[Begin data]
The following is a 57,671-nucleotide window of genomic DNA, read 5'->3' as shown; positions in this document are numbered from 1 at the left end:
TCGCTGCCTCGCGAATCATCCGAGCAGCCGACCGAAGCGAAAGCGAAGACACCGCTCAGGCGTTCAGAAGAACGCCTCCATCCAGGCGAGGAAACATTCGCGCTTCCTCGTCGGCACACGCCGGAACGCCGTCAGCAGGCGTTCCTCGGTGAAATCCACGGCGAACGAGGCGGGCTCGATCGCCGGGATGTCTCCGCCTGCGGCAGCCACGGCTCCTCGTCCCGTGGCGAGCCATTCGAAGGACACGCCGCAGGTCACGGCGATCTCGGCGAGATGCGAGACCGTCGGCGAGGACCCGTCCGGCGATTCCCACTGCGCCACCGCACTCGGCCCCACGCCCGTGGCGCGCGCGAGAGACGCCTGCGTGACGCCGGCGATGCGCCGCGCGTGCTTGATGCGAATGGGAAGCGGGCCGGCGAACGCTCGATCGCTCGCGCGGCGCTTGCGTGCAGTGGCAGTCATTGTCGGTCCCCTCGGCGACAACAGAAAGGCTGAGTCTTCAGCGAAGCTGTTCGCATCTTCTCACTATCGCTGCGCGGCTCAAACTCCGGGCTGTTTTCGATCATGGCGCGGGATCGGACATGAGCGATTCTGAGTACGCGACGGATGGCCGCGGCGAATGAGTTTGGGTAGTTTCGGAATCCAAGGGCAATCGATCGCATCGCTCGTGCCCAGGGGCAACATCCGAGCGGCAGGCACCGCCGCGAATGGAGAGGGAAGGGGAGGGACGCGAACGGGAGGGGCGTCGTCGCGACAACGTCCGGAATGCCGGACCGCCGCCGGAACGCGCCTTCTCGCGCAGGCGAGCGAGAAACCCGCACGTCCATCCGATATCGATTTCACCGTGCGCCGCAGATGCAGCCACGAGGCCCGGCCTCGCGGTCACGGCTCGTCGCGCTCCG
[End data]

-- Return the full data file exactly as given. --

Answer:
The following is a 57,671-nucleotide window of genomic DNA, read 5'->3' as shown; positions in this document are numbered from 1 at the left end:
TCGCTGCCTCGCGAATCATCCGAGCAGCCGACCGAAGCGAAAGCGAAGACACCGCTCAGGCGTTCAGAAGAACGCCTCCATCCAGGCGAGGAAACATTCGCGCTTCCTCGTCGGCACACGCCGGAACGCCGTCAGCAGGCGTTCCTCGGTGAAATCCACGGCGAACGAGGCGGGCTCGATCGCCGGGATGTCTCCGCCTGCGGCAGCCACGGCTCCTCGTCCCGTGGCGAGCCATTCGAAGGACACGCCGCAGGTCACGGCGATCTCGGCGAGATGCGAGACCGTCGGCGAGGACCCGTCCGGCGATTCCCACTGCGCCACCGCACTCGGCCCCACGCCCGTGGCGCGCGCGAGAGACGCCTGCGTGACGCCGGCGATGCGCCGCGCGTGCTTGATGCGAATGGGAAGCGGGCCGGCGAACGCTCGATCGCTCGCGCGGCGCTTGCGTGCAGTGGCAGTCATTGTCGGTCCCCTCGGCGACAACAGAAAGGCTGAGTCTTCAGCGAAGCTGTTCGCATCTTCTCACTATCGCTGCGCGGCTCAAACTCCGGGCTGTTTTCGATCATGGCGCGGGATCGGACATGAGCGATTCTGAGTACGCGACGGATGGCCGCGGCGAATGAGTTTGGGTAGTTTCGGAATCCAAGGGCAATCGATCGCATCGCTCGTGCCCAGGGGCAACATCCGAGCGGCAGGCACCGCCGCGAATGGAGAGGGAAGGGGAGGGACGCGAACGGGAGGGGCGTCGTCGCGACAACGTCCGGAATGCCGGACCGCCGCCGGAACGCGCCTTCTCGCGCAGGCGAGCGAGAAACCCGCACGTCCATCCGATATCGATTTCACCGTGCGCCGCAGATGCAGCCACGAGGCCCGGCCTCGCGGTCACGGCTCGTCGCGCTCCG